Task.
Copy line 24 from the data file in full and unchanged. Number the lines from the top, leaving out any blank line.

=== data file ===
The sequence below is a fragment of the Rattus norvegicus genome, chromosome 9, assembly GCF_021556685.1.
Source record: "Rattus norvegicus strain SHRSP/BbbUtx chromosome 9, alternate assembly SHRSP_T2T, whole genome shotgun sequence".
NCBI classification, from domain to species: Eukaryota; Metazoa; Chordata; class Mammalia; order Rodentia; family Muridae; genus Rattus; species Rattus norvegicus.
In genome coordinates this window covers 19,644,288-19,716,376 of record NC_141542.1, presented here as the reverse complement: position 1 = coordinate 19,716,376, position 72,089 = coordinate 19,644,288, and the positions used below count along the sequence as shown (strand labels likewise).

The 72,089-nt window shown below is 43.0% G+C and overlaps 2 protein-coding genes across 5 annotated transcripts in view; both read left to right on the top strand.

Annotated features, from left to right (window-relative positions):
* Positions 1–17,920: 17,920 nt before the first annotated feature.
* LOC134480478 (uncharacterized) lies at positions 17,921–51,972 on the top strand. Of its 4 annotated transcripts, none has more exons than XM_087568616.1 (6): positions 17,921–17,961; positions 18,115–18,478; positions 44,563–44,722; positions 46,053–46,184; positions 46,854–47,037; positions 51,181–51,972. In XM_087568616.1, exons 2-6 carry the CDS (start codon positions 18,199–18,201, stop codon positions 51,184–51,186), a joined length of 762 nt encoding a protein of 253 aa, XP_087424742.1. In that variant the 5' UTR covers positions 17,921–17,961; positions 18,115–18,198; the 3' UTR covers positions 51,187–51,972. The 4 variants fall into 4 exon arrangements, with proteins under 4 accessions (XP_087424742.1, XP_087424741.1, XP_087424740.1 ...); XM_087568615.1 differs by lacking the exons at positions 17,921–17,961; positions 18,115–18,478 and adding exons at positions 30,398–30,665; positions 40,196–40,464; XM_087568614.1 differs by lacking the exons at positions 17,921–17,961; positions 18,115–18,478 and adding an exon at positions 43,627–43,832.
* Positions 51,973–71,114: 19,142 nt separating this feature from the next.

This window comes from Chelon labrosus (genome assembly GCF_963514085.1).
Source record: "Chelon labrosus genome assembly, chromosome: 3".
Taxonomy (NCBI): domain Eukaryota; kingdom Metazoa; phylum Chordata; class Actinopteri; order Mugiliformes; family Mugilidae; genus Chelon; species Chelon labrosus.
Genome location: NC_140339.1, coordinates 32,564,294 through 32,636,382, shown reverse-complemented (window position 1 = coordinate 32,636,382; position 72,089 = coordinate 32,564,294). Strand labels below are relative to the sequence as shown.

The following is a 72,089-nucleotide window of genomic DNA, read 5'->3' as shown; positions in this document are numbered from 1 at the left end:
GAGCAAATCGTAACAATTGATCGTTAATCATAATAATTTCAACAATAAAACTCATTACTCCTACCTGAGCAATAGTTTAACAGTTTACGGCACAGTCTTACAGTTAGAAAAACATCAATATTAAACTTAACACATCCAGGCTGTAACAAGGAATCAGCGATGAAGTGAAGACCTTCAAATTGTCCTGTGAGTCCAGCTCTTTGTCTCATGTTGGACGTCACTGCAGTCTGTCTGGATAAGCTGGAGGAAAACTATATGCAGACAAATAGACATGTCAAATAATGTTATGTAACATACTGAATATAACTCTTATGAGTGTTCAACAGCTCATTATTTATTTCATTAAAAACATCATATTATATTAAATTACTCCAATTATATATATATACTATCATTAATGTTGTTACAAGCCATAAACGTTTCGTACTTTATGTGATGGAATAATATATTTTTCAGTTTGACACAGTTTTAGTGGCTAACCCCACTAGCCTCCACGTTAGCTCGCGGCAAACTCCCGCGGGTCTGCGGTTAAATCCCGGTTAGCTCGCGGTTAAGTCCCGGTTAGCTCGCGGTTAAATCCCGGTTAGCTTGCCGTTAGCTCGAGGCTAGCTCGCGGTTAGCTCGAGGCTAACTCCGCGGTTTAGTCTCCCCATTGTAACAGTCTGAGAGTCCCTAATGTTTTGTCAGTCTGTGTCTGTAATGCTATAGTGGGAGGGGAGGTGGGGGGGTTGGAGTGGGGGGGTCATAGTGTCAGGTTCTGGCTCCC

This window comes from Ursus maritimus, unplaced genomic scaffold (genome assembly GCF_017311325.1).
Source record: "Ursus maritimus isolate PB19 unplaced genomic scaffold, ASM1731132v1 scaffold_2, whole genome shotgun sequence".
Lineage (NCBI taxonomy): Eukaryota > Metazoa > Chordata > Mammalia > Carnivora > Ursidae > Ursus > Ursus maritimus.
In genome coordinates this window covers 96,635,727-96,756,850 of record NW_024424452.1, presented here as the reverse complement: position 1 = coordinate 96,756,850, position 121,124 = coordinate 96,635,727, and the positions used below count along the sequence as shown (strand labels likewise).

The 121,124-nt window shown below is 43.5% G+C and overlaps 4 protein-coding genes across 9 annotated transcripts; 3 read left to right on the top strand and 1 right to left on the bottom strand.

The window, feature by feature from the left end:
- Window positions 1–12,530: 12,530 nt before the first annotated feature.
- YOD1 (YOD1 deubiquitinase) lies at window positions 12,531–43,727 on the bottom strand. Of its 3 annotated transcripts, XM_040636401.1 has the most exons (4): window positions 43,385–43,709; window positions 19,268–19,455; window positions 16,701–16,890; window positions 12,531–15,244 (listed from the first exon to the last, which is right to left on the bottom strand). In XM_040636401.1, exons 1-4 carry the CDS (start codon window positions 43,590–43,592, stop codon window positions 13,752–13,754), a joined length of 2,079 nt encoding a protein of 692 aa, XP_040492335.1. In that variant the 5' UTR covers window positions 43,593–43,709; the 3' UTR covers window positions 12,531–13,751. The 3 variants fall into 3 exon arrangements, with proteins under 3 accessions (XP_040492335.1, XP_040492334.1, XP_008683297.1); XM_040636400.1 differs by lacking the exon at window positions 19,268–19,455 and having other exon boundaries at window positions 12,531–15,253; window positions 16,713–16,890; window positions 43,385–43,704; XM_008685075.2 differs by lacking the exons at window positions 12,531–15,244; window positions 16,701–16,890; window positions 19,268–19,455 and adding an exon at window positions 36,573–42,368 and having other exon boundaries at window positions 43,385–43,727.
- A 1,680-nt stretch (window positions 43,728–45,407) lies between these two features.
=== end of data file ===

- A 1,680-nt stretch (window positions 43,728–45,407) lies between these two features.